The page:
The Black Bear
You may need:
- A stuffed bear or picture of a real one
- An item that weights between 7-14 ounces and/or a scale
Begin the story of black bears by asking the children how many own a teddy bear. Show an actual toy teddy bear as you begin your story.
Today we’ll talk about black bears. These animals live in the woods or in a swampland and grow to measure six feet tall (show how high six feet is) when they stand on their back legs. Some male bears weigh 450 pounds so they are very big.
The mama bear gives birth to from 1-5 cubs during January or February. The babies are blind at birth and weigh only 7 – 14 ounces (show something that weighs that amount—have a small scale, if possible). That’s not very big! The young bears stay close to their mother, but when the baby bear is about one and one-half years old, the mother sends them away to find their own place to live (Ask: Aren’t you glad your parents keep you for a long time?).
They have an in-body GPS (explain that to the children by showing what a GPS looks like). They have been known to find their way back to their home after being transported as far as 168 miles away. This ability helps them to find places previously visited where they have food sources and waterholes.
These bears have a very good sense of smell and hearing but their sight is not that good. They climb trees very fast and they can swim really well. They can run as fast as 30 miles per hour. Their paws are different than our feet because their big toe is located where our little toes are! (Show picture from web site.)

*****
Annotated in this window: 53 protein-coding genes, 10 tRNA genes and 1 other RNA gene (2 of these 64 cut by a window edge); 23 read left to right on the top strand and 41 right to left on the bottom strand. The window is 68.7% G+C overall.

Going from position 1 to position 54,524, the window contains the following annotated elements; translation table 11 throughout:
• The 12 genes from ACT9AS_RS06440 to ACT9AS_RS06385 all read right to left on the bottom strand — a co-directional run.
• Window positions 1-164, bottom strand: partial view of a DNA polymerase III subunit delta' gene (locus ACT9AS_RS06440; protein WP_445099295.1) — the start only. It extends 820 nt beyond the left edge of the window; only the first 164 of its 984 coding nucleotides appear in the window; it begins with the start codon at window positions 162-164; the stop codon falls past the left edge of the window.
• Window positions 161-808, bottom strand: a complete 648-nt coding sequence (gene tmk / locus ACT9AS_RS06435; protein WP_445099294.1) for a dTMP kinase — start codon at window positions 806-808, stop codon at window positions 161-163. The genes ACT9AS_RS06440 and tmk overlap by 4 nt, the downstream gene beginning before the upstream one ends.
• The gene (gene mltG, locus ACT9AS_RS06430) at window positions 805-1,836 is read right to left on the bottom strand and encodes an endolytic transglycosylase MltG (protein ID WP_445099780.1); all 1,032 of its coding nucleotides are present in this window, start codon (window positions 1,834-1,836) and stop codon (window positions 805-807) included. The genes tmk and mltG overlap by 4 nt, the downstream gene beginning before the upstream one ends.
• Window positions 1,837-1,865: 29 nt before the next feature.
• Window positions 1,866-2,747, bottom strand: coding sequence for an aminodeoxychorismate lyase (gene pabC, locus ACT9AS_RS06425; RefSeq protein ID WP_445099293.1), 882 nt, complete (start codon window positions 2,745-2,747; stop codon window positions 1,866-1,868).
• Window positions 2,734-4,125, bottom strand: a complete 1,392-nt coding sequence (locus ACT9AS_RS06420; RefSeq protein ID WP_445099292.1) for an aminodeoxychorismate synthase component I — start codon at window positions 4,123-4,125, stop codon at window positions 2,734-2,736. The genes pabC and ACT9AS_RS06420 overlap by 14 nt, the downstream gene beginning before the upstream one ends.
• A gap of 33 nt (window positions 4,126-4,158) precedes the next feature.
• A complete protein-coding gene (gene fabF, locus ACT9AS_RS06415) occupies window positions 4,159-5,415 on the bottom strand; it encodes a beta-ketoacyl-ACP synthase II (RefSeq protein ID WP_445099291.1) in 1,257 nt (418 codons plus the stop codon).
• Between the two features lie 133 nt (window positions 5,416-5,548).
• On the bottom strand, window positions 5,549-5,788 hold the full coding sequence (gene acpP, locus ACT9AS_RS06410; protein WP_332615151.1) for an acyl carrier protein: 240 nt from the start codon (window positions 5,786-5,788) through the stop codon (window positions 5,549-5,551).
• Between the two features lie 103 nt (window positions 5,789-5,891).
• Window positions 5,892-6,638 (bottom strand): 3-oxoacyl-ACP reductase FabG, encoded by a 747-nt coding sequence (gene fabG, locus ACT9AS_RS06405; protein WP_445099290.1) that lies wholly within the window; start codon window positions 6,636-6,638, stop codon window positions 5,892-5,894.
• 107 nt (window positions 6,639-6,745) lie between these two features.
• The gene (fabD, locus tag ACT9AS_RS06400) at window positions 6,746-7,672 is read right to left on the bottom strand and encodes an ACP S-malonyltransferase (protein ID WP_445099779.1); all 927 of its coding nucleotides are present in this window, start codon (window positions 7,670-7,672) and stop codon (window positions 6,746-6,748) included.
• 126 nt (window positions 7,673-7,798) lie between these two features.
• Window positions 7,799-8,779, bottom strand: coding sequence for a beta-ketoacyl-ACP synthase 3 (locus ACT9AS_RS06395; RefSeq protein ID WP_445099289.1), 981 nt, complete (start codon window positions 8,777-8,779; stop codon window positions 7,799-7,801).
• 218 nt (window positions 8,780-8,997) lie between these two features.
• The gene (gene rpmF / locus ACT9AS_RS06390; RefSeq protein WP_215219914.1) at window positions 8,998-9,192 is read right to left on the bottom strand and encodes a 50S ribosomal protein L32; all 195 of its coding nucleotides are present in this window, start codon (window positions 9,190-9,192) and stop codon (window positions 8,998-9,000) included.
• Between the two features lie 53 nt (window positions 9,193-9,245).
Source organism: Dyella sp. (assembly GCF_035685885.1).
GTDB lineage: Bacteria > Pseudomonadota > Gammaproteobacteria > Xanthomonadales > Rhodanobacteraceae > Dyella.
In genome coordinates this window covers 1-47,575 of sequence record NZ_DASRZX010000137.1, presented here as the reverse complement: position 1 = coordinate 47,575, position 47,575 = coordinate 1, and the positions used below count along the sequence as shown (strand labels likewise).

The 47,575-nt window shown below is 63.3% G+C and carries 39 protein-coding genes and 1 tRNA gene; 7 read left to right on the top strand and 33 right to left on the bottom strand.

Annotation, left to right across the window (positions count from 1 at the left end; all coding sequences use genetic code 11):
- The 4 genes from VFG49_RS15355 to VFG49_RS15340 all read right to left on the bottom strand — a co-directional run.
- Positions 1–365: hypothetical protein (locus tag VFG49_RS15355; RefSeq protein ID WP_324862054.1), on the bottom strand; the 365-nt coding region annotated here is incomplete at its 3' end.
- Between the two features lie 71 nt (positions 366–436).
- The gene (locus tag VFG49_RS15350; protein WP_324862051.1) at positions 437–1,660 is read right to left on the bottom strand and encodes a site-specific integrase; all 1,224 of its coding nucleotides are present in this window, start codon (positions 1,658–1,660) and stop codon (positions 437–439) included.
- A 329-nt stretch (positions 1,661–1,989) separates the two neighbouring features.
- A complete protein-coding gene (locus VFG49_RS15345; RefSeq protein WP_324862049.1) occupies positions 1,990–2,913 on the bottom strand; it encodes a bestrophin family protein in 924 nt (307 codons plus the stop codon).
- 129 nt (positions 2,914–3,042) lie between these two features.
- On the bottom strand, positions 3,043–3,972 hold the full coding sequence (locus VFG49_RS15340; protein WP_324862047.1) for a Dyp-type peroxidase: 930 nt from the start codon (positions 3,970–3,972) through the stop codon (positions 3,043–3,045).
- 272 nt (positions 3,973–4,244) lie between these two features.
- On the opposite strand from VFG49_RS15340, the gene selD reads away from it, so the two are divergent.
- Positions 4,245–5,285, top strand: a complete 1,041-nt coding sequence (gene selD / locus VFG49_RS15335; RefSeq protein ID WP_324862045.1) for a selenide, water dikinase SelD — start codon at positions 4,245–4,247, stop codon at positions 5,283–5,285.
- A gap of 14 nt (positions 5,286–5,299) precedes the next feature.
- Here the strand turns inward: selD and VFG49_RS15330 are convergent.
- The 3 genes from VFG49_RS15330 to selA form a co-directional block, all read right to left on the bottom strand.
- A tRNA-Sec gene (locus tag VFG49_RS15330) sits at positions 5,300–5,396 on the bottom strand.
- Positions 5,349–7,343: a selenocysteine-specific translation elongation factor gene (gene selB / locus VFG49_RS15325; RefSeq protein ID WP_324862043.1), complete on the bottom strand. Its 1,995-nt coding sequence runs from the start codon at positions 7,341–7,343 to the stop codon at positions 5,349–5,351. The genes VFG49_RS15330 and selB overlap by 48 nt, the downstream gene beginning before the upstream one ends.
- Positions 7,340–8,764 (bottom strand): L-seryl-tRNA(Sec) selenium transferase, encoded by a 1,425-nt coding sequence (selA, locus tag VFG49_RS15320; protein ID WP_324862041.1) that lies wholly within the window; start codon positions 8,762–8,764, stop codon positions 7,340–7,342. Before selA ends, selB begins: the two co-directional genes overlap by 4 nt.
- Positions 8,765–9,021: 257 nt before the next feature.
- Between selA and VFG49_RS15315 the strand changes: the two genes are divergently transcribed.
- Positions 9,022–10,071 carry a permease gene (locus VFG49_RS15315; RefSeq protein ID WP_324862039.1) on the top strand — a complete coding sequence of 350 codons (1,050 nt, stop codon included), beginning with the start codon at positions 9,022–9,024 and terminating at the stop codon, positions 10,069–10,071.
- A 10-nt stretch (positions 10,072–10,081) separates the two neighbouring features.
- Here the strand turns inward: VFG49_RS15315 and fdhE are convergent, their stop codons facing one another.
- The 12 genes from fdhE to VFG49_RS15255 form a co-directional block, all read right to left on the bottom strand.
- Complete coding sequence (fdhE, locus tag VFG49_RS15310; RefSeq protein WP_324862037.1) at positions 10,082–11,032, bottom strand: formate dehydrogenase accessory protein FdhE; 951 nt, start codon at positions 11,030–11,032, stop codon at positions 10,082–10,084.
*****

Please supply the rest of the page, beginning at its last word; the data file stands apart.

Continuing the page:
Black bears do not vocalize very much. When frightened, they may make huffing sounds or clank their teeth. In some situations, black bears make a moaning sound when they are afraid. Female black bears will communicate with their cubs with grunts and the cubs will bawl loudly when in distress. Cubs make what is described as a purring type of sound while they are nursing.
The black bear also communicates using body signals. When a bear feels threatened, it will flatten its ears and sometimes lower its head. If you see this behavior, it's a sign for you to back off. They love berries of all kinds, grapes and other fruit, and grasses. When bears were created in the Garden of Eden, they were friendly and loving. Since sin entered our world, some animals have become very vicious and unfriendly. Won’t it be wonderful when Jesus comes and takes us to heaven and we can pet black bears and other animals that we know as wild here on this earth?